“Well they each have their merits that is to be sure. To hang in a museum gawked at for centuries, criticized, mocked, analyzed, scrutinized, mined of all your meanings, and not just by the academics, aficionados and critics, but also the bubble gum chewing public, the family vacationers with their whiny teenagers and babies covered in spit-up, backpacking college graduates off to find themselves and have promiscuous sex in hostels all over Europe, these people will all debate your merits and say to themselves, ‘gee, it's kind of small.’”

“A master artwork has a simple grace that no matter how much it is viewed or debated or mimicked or whatever, it will always retain the purity of its essential self.” Lisa chimed back.

“Even when its likeness can be found on anything from posters to postcards, t-shirts, and novelty underwear. A great piece of artwork like yours becomes watered down through the ages but the spirit of a country can be rejuvenated with every generation.”

“Possibly true. But what of a country? Admired and feared, like you said. The land of the free, maybe, a place of which people would dream of one day reaching only to one day finally arrived and find that their Doctor’s License or PhD only qualified them to drive a cab or work at KFC, or some other dreadful immigrant cliché. Maybe a country where the favorite pastime is to stare slack jawed at some sort of flashing light box with Surround Sound watching Blu-ray high definition DVDs of the latest and greatest big budget blockbuster superstar action thriller comedy scored with the director’s inane self-aggrandizing masturbatory audio commentary.”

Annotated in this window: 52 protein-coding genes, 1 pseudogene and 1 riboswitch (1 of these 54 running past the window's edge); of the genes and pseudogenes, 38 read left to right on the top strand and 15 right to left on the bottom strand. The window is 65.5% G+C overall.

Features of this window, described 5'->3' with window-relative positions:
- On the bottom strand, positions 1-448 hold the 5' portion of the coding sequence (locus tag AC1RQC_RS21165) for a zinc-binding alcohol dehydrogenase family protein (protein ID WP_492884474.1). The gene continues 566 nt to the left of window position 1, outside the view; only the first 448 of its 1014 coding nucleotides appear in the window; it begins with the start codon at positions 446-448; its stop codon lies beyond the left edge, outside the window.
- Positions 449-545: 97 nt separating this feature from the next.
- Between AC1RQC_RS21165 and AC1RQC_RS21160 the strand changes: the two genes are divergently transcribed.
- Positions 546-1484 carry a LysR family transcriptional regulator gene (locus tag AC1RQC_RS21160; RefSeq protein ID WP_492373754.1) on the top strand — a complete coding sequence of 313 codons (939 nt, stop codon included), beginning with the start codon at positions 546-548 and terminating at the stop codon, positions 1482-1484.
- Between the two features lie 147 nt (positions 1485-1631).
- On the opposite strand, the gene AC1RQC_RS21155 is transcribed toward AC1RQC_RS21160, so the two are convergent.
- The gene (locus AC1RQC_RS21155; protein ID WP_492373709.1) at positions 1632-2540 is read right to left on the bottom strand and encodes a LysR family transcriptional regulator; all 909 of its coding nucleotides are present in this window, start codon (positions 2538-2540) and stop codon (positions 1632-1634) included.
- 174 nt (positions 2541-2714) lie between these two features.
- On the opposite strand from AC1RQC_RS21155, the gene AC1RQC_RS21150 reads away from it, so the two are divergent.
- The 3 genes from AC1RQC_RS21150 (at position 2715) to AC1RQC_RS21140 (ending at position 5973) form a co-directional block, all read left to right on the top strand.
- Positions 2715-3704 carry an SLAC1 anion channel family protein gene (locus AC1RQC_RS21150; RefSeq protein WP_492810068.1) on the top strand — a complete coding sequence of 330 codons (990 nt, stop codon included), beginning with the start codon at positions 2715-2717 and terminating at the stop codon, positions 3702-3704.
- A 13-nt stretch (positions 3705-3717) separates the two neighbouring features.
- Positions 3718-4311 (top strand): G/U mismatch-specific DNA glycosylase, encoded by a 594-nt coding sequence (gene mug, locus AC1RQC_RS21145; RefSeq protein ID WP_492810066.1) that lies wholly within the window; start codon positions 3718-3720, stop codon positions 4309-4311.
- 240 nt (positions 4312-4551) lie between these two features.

“I prefer to think of the grand scale of things. Of a country that will be the first to plant their flag in outer space. Of a country that will elect a member of the minority to their highest level of office. A place where life, liberty and the pursuit of happiness is guaranteed in the constitution. And a country that strives endlessly to bring those same rights to people all over the globe. Spreading the hope of democracy and peace to all nations.” Vespucci prophesized.

“Those ideals are never the reality. The truth is that such greatness always comes hand in hand with corruption and greed. And in the attempt to spread the hope of democracy and peace as you say it, well that only comes at the expense of those other cultures you are so arrogantly trying to save from themselves. How many wars are you willing to wage and lives are you willing to sacrifice in your efforts at peace? Nobody will ever die because a painting hangs on wall.”

“Nobody will ever die for a painting on a wall because such a piddling piece of entertainment would never warrant such a sacrifice.”

“And I say that speaks very poignantly to the greater power of a work of art.”

“But who’s to say Leo’s portrait of you will be such a masterpiece?” Vespucci simply stated.

“And who’s to say America will ever become the country you imagine.”

“Too true, too true. This, I will say however, is certain: That it is emphatically better to be remembered for something no matter what, great or small, than nothing at all.”

“Yes, those poor sods that don’t have portraits drawn of them or countries named after them are really pitiful creatures.”